Information and requirements for virtual worlds etc


For those new to this but are somewhat familiar with "Second Life," the "sims" or more properly called "regions" there are all a standard size, each measuring 256 meters x 256 meters (65,536 square meters) Scale wise it loosely approximates real measurements but not quite exactly, so your avatar there may stand 2.5 to 4 meters high, or approximately 5-8 feet, so with that in mind it's easier to visualize a 256 meter (approximately 750 feet ) distance border to border in relation to that. Each region in Second Life allows 15,000 prims (or single objects) a decent house might use 100 to 300 prims, trees might vary 1 to 10 prims each, so it's a lot of prims to build with.

Each region is one island and can be adjoined to any number of other regions along a grid.
The regions have a miriad of features and functions which allow the owner to change the land surface into mountains, plains, valleys and any variations of that to represent real or fictional land.

Region owners have a set of tools for working on contouring and changing the land surface, another set of controls runs a visitor/guest permissions system, scripts. The environment, i.e; day/night, sunrise, sunset, colors, atmosphere (cloud cover) and more are also configurable with the built-in menus and controls. A little of this is shown below, and those familiar with autoCAD and related 3D CAD drawing software will find many parallels between those and the building tools:


Regions in Second Life are extremely expensive, new ones purchased from Linden Lab (who owns Second Life) cost $1,000 USD and there is a monthly fee of $295 USD. Used regions purchased from other people there range in price, but about $400 or so is what one can expect to pay. The $295/mo fee still applies, and there is a $100 fee for changing the name of the region, moving it to a different location or transfering it to someone else.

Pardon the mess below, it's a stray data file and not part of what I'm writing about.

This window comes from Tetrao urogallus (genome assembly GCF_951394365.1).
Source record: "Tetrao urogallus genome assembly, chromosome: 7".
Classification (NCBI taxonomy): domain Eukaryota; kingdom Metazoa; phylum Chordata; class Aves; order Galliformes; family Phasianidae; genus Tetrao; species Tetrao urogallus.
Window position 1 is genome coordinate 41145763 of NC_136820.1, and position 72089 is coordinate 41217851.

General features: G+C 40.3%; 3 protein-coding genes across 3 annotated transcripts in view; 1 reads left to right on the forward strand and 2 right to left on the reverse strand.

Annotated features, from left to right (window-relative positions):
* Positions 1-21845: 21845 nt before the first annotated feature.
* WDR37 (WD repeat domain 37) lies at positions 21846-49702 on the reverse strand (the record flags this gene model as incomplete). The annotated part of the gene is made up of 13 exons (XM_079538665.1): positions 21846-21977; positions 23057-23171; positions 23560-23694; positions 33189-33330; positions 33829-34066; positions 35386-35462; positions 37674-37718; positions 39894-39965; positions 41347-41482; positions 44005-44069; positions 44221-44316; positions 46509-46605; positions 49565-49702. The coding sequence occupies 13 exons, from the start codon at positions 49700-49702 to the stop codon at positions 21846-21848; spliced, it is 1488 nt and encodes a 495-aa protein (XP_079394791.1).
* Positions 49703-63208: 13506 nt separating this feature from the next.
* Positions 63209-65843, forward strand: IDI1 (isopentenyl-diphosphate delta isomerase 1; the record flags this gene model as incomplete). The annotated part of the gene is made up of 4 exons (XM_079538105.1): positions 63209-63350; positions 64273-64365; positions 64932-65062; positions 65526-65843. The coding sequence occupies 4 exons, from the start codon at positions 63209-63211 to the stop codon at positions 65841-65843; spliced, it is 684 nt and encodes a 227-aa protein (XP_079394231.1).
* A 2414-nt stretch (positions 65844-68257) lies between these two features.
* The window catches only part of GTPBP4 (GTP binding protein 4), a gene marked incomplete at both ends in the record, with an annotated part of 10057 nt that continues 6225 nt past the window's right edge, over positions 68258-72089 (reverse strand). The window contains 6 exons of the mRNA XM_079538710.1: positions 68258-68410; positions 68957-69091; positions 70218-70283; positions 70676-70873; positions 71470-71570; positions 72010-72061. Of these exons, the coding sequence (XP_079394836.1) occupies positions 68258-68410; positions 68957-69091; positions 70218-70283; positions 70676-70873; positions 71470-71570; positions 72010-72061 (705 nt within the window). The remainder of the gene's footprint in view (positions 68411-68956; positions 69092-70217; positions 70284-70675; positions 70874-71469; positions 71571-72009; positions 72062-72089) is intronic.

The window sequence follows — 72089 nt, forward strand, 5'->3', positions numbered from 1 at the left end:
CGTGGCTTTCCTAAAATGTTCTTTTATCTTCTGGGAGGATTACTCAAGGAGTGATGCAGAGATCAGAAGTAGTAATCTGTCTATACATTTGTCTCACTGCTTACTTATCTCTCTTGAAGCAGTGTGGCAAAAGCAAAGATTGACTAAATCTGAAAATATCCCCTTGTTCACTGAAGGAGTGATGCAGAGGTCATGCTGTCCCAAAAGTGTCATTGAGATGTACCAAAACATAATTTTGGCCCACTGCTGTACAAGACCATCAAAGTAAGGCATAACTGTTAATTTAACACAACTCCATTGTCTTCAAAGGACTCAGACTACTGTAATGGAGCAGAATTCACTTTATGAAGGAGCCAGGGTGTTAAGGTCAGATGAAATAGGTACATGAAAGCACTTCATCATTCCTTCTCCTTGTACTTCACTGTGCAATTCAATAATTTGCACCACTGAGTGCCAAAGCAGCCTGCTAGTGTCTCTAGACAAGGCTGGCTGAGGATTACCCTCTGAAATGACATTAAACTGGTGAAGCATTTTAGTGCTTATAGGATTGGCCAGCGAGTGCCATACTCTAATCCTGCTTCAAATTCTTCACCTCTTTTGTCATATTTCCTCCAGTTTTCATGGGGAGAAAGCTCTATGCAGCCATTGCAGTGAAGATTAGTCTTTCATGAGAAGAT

Regions in opensim are often self hosted, connected to a free public grid allows you to run the software on your own computer and connect that computer to their grid and run it. The grid then provides the background services your region requires- logging you and other people into it, storing your avatar's inventory, providing profile, search, ad and group services etc. Grids also offer inexpensive hosted regions for those who can't or don't wish to run one on their own.


Most decent computers will run the required opensim software fine, Pentium PC, Linux, Mac, centOS and many others will all run it. Some OS may be trickier to configure and setup than others. I have used as sim servers a couple of Dell GX 520 Pc's purchased used on Ebay cheap, they ran XP pro. These days I have a Dell Workstation running the sim. Regions will run on as little as 500mb of ram, but having more ram is always best, the Dell Workstation I used to about 6/2014 had 8 gb of ram and a 1 TB WD caviar black drive, the current machine is also a Dell Workstation but a newer model and having 24 GB of ram. It's also best to have this as a stand-alone, i.e. this is all the computer does, and you have everything else running, including your viewer running on another machine.

If you have wireless, you will not be happy with the performance, you do need a good fast speed internet connection and wireless anything, or buggy connections will give you massive trouble. It's best to have a wired router and wired cable modem, or else be prepared for a lot of disconnects and other issues if you dont.


Linksys is a good router, but whatever router you have if any (if you have more than 1 computer hooked up you'll need one) it must say that you can set up port forwarding and loop-back, some models don't have this function, but suffice it to say if it doesn't you can't run opensim and connect to your region, so this is a vital part, and this part of the setting up is probably THE portion of the whole process where new people consistantly get something wrong in the configuration. Opensim will need TCP as well as UDP in the router.


There are 2 flavors of opensim, one is all self-contained and uses a built-in sqLITE for it's database, the other uses a full mySQL database with myPHPadmin for the control panel interface. The 1st- the self contained one is the easiest to start with, and downloaded from the Metropolis site it's mostly all setup and almost ready to roll, but the drawbacks of it is it's limitations, it's good for 1 or 2 regions, (though I had 6 regions running okay on it) you can't access the database directly, and as it's all in a single file if that gets corrupted it's going to be a bad day.